Ectomorphs will have to work harder for muscle but will often not struggle with fat-gain until later in their life, if at all. They need to not fool themselves into thinking they won life’s lottery with the freedom to eat without weight gain because they will still suffer the adverse effects of poor eating and lifestyle if they coast on their genetics. They will need to eat a diet that will help them build and maintain muscle mass (which is often high carb high protein) and if they Crossfit, they will need to fuel performance. A lack of exercise can result in becoming skinny fat.
Mesomorphs, similar to Ectomorphs will need to eat more for health and to fuel performance than for body composition (unless they’re bodybuilding) They will need a plan that can capitalize on their genetics and make a great thing better. They generally do better on high carb and fat diets. They have more freedom in training their bodies because their bodies respond well to the stimulus of exercise.
Endomorphs, have an unforgiving metabolism and must resolve to live healthy and exercise to stay lean and fit. They have less freedom with things like “cheat meals” and do well on a lower carb high-protein lifestyle. And, if persistent can look amazing all their life.
Like I said, most people will have a variation of these 3 types. They will have to exercise and eat right to avoid excess body-fat and cannot simply “coast” on a fast metabolism like we all did as kids.
In training people for almost 10 years it does seem that the most important nutrient to monitor for fat-loss is carbohydrates. From personal experience in myself and training people it is the one macronutrient that makes the most difference and it seems that for the most part, those that tend to gain weight easily need to add protein and reduce carbohydrates (especially sugar and refined carbs) whereas those who are naturally skinny or muscular need carbs and use it efficiently without storing it as fat (but they should also avoid sugar refined carbs).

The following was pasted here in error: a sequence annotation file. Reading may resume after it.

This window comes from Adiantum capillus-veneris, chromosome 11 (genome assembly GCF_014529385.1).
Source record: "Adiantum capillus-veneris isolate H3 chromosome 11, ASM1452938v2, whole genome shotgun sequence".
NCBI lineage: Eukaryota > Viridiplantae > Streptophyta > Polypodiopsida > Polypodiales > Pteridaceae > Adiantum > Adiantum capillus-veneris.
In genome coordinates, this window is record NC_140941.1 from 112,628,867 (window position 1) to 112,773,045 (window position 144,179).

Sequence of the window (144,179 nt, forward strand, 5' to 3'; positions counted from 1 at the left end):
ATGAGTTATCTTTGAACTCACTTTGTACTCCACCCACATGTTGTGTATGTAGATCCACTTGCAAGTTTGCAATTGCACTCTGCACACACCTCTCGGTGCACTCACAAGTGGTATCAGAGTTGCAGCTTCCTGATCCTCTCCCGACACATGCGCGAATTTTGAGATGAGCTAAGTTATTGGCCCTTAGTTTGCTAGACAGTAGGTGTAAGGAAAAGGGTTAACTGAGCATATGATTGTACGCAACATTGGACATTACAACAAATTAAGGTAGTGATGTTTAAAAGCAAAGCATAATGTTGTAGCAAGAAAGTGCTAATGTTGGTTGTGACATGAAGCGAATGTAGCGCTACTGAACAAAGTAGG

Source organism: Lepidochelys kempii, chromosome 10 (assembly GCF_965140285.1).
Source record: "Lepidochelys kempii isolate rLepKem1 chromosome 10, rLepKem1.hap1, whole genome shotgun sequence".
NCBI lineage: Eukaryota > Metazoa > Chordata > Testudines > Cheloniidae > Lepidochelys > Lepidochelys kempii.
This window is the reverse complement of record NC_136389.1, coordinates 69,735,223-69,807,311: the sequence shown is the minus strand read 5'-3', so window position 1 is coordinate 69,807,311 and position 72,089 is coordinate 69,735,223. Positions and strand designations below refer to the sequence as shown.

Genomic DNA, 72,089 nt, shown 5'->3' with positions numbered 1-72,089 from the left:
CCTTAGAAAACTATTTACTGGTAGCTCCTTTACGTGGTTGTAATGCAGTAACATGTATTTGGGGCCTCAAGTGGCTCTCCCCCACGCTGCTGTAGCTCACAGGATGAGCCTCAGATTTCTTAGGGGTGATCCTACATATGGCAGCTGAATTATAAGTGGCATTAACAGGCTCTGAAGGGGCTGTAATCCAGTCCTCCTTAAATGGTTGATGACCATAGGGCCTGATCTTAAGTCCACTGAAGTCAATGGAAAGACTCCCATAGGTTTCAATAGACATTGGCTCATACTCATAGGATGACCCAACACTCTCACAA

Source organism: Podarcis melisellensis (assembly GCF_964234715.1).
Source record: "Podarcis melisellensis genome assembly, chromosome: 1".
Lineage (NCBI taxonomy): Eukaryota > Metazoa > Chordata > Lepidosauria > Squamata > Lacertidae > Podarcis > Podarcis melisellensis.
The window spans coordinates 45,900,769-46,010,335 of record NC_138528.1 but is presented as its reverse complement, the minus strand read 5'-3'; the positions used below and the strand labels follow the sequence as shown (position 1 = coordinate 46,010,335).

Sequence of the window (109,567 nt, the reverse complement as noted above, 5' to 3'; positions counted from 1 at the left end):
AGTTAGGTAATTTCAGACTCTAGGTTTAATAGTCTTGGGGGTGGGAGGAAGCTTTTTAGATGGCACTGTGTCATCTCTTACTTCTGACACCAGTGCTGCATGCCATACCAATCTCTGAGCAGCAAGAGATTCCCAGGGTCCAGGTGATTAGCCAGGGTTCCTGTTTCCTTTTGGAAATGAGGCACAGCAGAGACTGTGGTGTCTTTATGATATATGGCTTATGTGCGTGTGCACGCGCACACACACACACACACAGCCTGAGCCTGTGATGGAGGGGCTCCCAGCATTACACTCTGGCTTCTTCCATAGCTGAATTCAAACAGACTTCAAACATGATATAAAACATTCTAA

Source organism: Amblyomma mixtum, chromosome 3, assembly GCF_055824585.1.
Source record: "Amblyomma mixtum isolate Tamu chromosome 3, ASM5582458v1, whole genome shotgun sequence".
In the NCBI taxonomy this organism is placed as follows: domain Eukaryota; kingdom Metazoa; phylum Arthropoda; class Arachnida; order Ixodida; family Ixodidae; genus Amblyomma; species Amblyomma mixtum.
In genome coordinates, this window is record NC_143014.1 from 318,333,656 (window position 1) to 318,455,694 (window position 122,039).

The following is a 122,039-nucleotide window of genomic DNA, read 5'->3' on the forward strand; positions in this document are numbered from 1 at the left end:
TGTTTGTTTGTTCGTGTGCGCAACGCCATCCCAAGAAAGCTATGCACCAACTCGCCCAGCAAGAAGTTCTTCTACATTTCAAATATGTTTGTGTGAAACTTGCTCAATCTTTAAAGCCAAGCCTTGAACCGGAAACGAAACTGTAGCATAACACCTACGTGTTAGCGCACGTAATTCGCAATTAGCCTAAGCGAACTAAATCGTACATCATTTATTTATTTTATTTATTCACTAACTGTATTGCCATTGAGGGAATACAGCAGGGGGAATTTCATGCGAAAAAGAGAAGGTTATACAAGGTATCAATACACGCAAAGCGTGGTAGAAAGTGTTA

Carbs seems to be the one thing that makes or breaks an eating plan. Endomorphic people almost always respond very well to low-carb plans whereas, Ectomorphic and Mesomorphic people need at least a moderate amount to function well and thrive.
So I hope this long post has been helpful in shedding light on what your body gravitates towards and you have an idea of where to go from here.
Its important to note (again) that these types are *only* dispositions, they are not Destiny. No one is destined to be fat or skinny. You are only disposed to put on weight more easily if you’re an endomorph or not gain if you’re an ectomorph.
This is by no means an excuse for why obese people “cant” lose weight, or why skinny people “cant” gain mass, or to insinuate that people who look great have only their genetics to thank.
This is only to illustrate that we all have a starting point from which to need to take into account as part of a sound eating plan.
Author Tom Venuto says that beyond genetic factors we control all the factors necessary to look and feel great:
-How much you eat.
-What you eat.
-When you eat.
-How you Train
-How often you train
-How hard you train.
-Your Overall Lifestyle
-You attitude towards your situation.
Bottom line is, everyone can get there.
This Saturday at 9am I will be at the gym for people who want to get measured and photographed for the Challenge before the WOD and info meeting at 11am.
Box Squats w/chains (add 5lbs from last week)
3×5 (add 5lbs from last week)
*Benchmark on Monday! CrossFit Total again!